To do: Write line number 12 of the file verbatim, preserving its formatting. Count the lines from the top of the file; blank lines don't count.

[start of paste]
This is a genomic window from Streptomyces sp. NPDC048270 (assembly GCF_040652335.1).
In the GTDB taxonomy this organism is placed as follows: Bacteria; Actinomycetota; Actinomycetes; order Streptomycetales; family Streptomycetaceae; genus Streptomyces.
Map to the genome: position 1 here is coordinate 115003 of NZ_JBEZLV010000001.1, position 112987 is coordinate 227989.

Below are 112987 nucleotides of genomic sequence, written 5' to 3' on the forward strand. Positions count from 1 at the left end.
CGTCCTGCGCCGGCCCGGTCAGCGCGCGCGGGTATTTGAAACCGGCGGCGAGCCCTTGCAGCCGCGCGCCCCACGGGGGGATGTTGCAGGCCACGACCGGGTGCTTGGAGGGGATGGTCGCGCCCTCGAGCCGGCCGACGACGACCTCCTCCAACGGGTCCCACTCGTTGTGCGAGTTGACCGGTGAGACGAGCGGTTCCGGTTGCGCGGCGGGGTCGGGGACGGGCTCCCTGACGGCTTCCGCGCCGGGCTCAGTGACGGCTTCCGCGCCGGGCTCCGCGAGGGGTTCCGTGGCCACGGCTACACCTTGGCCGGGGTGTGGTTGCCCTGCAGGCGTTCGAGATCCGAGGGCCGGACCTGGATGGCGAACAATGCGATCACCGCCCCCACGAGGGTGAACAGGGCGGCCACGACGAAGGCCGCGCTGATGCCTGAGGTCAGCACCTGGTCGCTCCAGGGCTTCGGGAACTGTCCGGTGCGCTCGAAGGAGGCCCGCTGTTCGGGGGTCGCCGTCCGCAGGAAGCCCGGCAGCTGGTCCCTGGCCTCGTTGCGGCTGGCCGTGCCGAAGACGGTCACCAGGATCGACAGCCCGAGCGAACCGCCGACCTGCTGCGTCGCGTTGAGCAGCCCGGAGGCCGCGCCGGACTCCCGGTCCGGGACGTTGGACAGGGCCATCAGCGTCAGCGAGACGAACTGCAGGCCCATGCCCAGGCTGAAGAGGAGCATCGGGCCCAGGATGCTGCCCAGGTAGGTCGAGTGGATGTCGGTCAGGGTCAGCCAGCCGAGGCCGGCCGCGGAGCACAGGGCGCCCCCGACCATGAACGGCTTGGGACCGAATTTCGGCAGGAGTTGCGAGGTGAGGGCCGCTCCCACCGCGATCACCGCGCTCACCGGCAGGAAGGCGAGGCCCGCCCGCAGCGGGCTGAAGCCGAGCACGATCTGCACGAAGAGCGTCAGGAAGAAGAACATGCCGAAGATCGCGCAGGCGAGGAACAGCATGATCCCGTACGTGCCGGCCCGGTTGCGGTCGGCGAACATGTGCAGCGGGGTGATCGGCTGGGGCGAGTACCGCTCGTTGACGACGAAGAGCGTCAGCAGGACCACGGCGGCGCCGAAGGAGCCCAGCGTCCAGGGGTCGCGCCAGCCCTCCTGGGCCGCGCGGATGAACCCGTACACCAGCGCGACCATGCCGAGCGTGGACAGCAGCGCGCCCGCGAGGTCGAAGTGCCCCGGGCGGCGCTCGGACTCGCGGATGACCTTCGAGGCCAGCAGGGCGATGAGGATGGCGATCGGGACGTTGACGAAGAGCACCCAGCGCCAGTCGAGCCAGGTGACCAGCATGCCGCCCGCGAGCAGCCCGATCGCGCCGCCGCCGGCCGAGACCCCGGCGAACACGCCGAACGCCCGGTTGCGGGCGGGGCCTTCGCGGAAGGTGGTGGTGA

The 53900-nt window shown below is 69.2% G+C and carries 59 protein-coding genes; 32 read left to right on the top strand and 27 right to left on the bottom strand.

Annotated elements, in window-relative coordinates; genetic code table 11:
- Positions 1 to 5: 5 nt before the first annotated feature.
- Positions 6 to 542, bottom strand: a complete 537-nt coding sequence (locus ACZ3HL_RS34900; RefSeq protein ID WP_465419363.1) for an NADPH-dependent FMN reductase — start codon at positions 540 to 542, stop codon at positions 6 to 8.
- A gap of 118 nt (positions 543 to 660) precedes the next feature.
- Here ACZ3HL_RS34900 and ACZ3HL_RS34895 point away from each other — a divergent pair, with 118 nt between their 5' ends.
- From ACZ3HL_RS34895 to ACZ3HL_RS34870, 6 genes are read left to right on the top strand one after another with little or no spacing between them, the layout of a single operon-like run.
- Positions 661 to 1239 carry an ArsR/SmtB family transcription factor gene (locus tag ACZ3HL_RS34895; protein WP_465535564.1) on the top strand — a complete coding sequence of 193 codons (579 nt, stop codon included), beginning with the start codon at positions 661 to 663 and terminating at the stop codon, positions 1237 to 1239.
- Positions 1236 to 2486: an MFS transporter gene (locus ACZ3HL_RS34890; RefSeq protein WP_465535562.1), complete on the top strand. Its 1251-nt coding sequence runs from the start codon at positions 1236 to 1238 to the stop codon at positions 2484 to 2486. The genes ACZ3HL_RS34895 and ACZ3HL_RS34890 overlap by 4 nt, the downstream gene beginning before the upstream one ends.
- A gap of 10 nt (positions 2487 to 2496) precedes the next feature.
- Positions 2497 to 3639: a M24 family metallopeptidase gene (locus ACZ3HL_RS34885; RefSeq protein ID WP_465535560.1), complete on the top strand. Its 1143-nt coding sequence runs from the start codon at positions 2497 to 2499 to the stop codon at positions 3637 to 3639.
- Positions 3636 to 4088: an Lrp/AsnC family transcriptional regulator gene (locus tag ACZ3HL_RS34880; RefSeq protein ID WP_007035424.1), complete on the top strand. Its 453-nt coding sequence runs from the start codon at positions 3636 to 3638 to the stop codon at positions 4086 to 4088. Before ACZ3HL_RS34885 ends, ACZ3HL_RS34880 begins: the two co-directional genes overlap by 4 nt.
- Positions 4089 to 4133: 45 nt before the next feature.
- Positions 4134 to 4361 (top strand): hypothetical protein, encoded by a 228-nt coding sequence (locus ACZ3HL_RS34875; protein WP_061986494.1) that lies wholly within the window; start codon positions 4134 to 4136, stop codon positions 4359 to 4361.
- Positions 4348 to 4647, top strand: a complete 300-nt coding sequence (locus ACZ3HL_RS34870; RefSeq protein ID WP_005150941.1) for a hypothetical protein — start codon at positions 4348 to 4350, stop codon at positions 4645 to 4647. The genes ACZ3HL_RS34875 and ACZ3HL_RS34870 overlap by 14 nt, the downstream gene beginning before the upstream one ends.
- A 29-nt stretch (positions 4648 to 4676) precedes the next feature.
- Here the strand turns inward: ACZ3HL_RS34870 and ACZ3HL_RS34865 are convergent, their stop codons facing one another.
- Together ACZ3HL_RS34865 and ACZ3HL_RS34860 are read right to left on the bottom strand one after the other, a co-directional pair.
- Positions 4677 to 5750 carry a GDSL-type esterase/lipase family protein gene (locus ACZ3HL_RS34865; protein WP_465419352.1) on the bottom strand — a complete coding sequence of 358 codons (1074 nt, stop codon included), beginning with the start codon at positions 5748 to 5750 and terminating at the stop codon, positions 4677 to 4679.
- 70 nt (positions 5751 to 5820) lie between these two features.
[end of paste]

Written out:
- From ACZ3HL_RS34895 to ACZ3HL_RS34870, 6 genes are read left to right on the top strand one after another with little or no spacing between them, the layout of a single operon-like run.